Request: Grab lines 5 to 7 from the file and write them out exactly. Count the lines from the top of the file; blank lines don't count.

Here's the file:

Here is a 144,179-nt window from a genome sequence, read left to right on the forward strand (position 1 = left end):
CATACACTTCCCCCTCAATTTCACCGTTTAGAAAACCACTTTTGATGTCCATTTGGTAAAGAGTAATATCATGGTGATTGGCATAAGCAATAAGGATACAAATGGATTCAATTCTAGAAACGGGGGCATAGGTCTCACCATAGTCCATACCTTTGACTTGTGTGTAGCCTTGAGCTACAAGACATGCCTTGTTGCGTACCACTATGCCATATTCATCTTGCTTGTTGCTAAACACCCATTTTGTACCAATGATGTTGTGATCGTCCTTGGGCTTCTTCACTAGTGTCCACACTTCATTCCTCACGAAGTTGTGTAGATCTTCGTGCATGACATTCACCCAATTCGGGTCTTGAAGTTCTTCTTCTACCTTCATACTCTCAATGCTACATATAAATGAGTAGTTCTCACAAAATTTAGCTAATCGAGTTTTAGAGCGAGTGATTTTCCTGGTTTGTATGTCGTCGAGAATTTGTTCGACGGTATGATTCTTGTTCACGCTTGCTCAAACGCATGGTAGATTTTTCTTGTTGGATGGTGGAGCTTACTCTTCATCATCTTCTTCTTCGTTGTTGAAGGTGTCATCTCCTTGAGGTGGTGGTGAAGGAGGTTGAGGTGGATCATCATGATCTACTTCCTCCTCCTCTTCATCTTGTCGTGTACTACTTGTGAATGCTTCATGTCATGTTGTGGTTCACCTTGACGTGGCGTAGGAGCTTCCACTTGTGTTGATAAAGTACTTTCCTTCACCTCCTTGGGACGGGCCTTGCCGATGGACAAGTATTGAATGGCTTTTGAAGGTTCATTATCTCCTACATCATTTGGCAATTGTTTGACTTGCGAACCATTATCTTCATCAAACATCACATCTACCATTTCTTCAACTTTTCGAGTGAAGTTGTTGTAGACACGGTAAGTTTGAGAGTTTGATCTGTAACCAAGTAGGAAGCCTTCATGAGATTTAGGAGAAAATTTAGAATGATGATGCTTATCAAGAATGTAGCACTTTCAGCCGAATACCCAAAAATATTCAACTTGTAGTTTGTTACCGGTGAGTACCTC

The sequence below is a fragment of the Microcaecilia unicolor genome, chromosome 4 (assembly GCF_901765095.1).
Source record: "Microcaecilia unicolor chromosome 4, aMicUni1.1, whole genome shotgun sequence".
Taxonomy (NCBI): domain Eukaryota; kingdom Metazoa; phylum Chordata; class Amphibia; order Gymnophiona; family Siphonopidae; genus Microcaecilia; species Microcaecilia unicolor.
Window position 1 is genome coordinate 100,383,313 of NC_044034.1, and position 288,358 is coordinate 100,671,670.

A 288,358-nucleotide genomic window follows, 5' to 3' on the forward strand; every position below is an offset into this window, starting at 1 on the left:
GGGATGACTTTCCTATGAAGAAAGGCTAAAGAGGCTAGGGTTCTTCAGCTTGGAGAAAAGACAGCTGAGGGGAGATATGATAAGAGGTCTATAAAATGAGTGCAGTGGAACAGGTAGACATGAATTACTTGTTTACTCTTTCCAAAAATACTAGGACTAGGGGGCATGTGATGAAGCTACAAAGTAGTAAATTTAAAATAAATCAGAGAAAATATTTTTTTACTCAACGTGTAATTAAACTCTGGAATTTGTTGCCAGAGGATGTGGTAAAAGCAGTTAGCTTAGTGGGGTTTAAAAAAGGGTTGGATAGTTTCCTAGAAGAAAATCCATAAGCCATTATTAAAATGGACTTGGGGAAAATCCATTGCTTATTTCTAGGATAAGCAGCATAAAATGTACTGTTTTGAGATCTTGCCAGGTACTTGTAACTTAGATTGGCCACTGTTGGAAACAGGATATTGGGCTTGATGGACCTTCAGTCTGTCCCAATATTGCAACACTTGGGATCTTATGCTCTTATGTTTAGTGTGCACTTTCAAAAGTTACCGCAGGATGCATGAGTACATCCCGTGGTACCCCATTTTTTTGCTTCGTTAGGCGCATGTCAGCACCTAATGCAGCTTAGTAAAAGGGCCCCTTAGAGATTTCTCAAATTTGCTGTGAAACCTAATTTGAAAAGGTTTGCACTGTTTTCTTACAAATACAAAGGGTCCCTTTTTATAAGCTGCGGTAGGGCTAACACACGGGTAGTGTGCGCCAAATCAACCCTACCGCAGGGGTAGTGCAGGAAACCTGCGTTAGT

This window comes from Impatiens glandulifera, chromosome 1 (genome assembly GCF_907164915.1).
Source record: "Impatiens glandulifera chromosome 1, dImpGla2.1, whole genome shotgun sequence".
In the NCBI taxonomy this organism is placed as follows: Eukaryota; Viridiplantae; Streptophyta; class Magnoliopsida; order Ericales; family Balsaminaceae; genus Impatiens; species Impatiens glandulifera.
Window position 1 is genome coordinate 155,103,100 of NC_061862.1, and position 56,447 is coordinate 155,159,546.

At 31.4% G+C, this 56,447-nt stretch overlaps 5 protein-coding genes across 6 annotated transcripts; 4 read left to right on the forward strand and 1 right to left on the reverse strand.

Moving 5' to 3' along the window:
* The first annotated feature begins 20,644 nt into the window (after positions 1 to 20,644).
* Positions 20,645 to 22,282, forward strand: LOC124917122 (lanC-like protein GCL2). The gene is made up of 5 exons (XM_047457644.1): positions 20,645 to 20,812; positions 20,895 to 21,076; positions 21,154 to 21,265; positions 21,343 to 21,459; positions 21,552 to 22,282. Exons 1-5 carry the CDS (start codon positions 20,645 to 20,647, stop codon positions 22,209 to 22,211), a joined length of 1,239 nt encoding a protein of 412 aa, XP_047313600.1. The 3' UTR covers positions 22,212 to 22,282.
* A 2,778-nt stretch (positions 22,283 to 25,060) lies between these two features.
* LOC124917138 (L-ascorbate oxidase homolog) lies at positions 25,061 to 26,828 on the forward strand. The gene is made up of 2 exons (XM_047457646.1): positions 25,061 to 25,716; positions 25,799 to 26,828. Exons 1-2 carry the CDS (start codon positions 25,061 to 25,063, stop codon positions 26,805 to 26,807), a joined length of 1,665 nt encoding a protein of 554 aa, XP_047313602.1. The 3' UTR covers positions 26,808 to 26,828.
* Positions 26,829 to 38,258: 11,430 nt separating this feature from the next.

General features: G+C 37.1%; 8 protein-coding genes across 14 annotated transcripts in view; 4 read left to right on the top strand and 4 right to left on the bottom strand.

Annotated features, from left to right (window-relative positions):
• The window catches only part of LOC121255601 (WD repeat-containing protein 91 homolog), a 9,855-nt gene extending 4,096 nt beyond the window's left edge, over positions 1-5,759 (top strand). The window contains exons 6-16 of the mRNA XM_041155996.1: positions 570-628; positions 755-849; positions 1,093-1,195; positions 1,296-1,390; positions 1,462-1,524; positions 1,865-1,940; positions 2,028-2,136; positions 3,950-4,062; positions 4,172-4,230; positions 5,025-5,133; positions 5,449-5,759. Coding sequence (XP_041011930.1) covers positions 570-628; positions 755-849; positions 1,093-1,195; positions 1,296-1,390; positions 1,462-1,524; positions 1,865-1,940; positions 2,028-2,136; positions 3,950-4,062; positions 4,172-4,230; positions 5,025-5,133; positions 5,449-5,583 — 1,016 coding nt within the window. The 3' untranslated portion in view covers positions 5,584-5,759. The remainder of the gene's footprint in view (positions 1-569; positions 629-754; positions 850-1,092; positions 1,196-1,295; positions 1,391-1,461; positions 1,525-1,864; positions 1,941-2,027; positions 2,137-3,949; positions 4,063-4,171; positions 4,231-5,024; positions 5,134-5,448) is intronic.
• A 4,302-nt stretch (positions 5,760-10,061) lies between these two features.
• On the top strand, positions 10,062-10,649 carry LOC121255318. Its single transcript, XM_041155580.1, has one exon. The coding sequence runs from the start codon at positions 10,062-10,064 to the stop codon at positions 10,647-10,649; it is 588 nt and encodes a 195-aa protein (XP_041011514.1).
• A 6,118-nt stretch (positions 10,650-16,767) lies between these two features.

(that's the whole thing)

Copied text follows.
Taxonomy (NCBI): domain Eukaryota; kingdom Metazoa; phylum Chordata; class Amphibia; order Gymnophiona; family Siphonopidae; genus Microcaecilia; species Microcaecilia unicolor.
Window position 1 is genome coordinate 100,383,313 of NC_044034.1, and position 288,358 is coordinate 100,671,670.

A 288,358-nucleotide genomic window follows, 5' to 3' on the forward strand; every position below is an offset into this window, starting at 1 on the left: